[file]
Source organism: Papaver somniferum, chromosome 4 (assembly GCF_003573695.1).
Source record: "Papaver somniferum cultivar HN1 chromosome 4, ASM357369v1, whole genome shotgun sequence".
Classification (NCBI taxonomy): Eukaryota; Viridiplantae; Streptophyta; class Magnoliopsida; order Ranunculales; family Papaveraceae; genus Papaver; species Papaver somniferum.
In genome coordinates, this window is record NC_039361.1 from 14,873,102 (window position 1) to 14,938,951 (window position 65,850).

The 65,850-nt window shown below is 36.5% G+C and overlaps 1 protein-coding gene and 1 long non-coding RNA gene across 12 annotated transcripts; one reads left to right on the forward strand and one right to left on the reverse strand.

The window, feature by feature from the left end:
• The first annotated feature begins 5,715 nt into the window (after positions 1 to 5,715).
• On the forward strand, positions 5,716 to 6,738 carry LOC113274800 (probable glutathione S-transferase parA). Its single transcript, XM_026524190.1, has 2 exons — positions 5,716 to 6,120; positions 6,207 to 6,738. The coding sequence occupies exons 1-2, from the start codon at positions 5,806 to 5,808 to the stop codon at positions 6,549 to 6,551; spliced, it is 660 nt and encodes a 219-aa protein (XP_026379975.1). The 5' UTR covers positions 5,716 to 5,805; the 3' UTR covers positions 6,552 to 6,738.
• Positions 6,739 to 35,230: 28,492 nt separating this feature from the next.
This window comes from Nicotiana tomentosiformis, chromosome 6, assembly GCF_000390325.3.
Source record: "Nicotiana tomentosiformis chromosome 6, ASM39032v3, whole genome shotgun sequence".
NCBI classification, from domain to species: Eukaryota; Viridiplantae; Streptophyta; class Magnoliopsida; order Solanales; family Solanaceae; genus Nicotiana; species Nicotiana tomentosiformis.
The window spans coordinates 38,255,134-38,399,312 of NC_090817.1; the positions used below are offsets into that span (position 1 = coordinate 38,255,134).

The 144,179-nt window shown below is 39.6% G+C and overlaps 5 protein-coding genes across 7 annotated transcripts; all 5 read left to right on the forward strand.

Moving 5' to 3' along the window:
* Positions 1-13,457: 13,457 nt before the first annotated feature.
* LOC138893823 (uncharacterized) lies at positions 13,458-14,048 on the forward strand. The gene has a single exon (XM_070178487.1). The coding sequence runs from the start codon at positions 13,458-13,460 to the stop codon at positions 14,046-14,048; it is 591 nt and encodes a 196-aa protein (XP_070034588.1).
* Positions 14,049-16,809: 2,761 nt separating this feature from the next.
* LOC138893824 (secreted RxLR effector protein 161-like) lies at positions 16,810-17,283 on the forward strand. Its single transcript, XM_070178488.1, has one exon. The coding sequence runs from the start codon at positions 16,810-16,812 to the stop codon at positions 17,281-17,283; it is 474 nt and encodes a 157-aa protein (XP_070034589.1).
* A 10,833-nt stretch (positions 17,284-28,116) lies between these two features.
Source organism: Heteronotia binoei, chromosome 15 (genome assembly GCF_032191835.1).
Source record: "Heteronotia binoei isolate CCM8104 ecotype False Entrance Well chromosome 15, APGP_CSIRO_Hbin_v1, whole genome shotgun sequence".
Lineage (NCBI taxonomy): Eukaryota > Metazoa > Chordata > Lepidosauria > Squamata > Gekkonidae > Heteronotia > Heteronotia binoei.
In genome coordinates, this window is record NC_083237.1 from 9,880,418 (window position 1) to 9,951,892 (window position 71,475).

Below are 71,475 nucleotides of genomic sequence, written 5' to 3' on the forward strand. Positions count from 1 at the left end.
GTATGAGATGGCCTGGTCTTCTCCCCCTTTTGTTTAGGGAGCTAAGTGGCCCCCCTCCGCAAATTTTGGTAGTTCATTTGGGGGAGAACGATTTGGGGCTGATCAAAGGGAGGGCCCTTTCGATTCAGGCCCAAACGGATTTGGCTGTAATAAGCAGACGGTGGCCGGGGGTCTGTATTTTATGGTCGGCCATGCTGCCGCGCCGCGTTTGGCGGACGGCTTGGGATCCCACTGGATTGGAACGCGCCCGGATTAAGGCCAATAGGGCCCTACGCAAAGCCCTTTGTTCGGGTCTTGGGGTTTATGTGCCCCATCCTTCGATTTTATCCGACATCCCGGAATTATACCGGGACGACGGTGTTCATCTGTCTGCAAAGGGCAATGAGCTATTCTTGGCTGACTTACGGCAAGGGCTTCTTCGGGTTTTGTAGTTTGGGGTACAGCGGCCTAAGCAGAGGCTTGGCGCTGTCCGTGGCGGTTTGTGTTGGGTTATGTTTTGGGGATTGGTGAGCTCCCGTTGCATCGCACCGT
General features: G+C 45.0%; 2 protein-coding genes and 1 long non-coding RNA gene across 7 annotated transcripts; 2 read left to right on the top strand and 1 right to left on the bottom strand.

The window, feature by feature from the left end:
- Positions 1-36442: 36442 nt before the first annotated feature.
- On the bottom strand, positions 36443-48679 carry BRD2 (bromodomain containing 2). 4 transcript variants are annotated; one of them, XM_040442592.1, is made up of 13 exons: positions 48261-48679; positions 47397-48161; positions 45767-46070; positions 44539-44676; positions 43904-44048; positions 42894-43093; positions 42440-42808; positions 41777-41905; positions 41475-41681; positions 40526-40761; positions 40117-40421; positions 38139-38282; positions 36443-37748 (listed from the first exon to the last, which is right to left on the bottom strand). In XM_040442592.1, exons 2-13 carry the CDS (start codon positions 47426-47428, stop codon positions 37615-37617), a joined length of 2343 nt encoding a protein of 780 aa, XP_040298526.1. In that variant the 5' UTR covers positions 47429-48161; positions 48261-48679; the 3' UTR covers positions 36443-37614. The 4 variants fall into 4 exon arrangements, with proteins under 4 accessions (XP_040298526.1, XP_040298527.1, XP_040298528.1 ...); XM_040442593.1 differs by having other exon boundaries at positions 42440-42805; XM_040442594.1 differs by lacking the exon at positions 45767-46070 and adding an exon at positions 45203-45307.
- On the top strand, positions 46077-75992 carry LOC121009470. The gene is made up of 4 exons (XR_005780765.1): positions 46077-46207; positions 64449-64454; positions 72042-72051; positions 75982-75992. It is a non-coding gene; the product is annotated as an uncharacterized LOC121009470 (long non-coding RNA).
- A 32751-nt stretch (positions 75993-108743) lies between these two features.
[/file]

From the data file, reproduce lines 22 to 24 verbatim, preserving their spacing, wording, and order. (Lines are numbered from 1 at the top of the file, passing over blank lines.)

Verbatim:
Source record: "Heteronotia binoei isolate CCM8104 ecotype False Entrance Well chromosome 15, APGP_CSIRO_Hbin_v1, whole genome shotgun sequence".
Lineage (NCBI taxonomy): Eukaryota > Metazoa > Chordata > Lepidosauria > Squamata > Gekkonidae > Heteronotia > Heteronotia binoei.
In genome coordinates, this window is record NC_083237.1 from 9,880,418 (window position 1) to 9,951,892 (window position 71,475).